by Jake Thomas, Staff Writer
Olympia, Wash. is an “All-American City,” according to the sign that greets visitors. It’s also the hometown of Rachel Corrie, who has had a street named after her in Iran’s capital, a play produced about her life staged on almost every continent, and whose death continues to be a source of controversy.
In 2003, Corrie, a 23-year-old student at Olympia’s Evergreen State College and peace activist, was crushed to death while trying to prevent an Israeli bulldozer from demolishing a Palestinian home in southern Gaza. Following her death, Corrie’s parents, Craig and Cindy Corrie, became embroiled in a heated international issue that they had only given passing attention to in the past. The continue today to find answers to why their daughter was slain while trying to gain some sort of accountability from Israel.
In August, an Israeli judge handed down a ruling on the civil lawsuit brought by the Corries against Israel and its Ministry of Defense. The judge absolved Israel of any responsibility for Corrie’s death, ruling that the state couldn’t be held at fault for civilian deaths that occur in conflict areas. The ruling was panned by human rights advocates, who said that it enforced a culture of impunity in the Israeli military while also setting a dangerous precedent that could affect the safety of activists and journalists operating in conflict areas in Israel-Palestine.
Despite the judge’s ruling, questions concerning why and exactly how Rachel Corrie died remain unsettled. Although the court found her death to be an accident, others dispute that finding, arguing that she was intentionally run over. Additionally, the military investigation into Corrie’s death has been widely criticized, even by the State Department under President George Bush, a staunch ally of Israel.
Following the court ruling, the Guardian newspaper called Corrie a “memory that refuses to die.” A play based on her writings, “My Name is Rachel Corrie,” continues to be produced, and her parents hope to carry on her work through the Rachel Corrie Foundation for Peace and Justice.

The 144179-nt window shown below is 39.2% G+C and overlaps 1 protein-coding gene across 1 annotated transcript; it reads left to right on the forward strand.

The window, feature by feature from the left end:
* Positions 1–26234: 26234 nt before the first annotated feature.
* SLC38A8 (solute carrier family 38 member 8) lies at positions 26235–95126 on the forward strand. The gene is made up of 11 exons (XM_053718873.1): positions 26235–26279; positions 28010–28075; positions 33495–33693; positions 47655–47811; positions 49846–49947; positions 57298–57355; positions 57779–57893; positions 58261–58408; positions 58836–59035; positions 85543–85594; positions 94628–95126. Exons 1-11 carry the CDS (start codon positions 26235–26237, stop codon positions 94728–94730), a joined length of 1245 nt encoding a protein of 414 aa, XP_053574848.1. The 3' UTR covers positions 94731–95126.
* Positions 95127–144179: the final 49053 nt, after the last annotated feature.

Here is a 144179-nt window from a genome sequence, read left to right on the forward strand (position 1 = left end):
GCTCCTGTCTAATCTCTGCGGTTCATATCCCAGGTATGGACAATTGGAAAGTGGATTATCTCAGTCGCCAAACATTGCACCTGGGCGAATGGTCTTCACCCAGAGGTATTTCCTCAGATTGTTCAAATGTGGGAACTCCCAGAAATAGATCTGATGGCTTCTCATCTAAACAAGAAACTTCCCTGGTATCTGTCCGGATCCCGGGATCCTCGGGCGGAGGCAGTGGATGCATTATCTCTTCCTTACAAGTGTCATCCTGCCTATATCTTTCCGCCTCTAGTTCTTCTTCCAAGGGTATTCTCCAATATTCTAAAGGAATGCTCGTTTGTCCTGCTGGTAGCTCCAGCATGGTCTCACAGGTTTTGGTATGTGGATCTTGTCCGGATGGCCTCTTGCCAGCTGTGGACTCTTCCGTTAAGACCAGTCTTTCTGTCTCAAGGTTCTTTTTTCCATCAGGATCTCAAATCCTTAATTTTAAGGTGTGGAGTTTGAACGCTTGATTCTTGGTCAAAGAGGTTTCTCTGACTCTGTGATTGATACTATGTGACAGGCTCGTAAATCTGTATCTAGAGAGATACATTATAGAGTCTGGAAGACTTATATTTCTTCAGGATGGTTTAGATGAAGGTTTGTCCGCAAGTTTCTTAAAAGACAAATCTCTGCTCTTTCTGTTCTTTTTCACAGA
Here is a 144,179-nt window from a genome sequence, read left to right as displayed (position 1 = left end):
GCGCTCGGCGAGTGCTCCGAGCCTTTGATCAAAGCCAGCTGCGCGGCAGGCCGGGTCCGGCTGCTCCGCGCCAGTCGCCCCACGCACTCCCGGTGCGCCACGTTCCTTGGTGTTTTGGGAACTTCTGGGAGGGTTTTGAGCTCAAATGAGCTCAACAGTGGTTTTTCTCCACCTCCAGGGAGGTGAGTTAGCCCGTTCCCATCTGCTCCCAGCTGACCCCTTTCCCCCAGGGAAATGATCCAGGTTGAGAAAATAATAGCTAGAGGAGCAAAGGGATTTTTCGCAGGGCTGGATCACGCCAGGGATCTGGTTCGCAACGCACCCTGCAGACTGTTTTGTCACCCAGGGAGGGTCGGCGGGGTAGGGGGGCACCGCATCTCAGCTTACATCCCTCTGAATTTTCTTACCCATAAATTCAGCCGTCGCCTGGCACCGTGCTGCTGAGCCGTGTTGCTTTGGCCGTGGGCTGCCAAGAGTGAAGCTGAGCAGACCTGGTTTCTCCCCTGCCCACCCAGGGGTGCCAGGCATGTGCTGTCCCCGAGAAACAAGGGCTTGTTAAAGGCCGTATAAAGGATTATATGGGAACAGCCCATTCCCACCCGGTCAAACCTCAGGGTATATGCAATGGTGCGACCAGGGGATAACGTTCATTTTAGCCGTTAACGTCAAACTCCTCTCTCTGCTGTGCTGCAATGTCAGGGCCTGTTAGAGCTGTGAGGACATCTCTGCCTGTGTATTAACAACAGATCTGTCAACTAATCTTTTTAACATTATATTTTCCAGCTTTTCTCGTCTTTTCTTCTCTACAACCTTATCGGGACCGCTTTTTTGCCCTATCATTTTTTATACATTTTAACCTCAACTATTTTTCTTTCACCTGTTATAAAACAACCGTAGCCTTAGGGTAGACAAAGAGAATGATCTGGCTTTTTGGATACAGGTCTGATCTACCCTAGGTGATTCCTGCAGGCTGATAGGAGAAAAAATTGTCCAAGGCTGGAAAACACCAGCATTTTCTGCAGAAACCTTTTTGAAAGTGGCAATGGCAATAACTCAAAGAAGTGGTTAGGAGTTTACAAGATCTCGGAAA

Street Roots spoke with the Corries about their experience seeking the truth about their daughter’s death, their plans to appeal the court decision and what it’s like having their daughter become an international symbol.
Jake Thomas: You’re preparing to appeal your case to the Israeli Supreme Court. What are you hoping the outcome will be?
Craig Corrie: Well, I think for one thing, the general opinion of the judge was that Rachel was killed as an act of war, and Israel is not responsible for anything it does as an act of war. I think that flies in the face of a whole lot of international law. I think it flies in the face, as a solider in Vietnam, what I was taught our responsibilities were. I think it flies in the face of common decency. I think it makes it particularly problematic for any civilian in a war or conflict area. I think it makes it difficult for journalists, and certainly for Rachel as a human rights observer. So that overarching finding needs to be challenged, and that’s far bigger than Rachel. I think that when you look at what the judge wrote, I think he ignored most of what our attorney did. For instance, he found that the investigation done by the Israeli military police was, I believe, “faultless” when translated into English.
The day after Rachel was killed, President Bush was promised a thorough, credible and transparent investigation by Israeli Prime Minister Ariel Sharon, and it’s still the position of our government that that never happened.
When people came to the witness stand, particularly the person who conducted the investigation, it became amazingly obvious that the investigation was lacking. They found out that there was a camera on the border that was taking video, and they failed to produce all of that video that was available for the day. They claim that it started right as Rachel was killed, and there was no more video. He said that the copy of that video was first given to the officers in charge of the higher echelons of the chain of command, and I think it was one week later that he got a copy of it. Well, other video from that time has been on Israeli TV, it’s been on different documentaries, our government has seen it, we’ve seen it. This guy is testifying that there is no other video, but we don’t have the chain of custody of that video to produce it in court, so that was a particularly appalling piece of it. Continue reading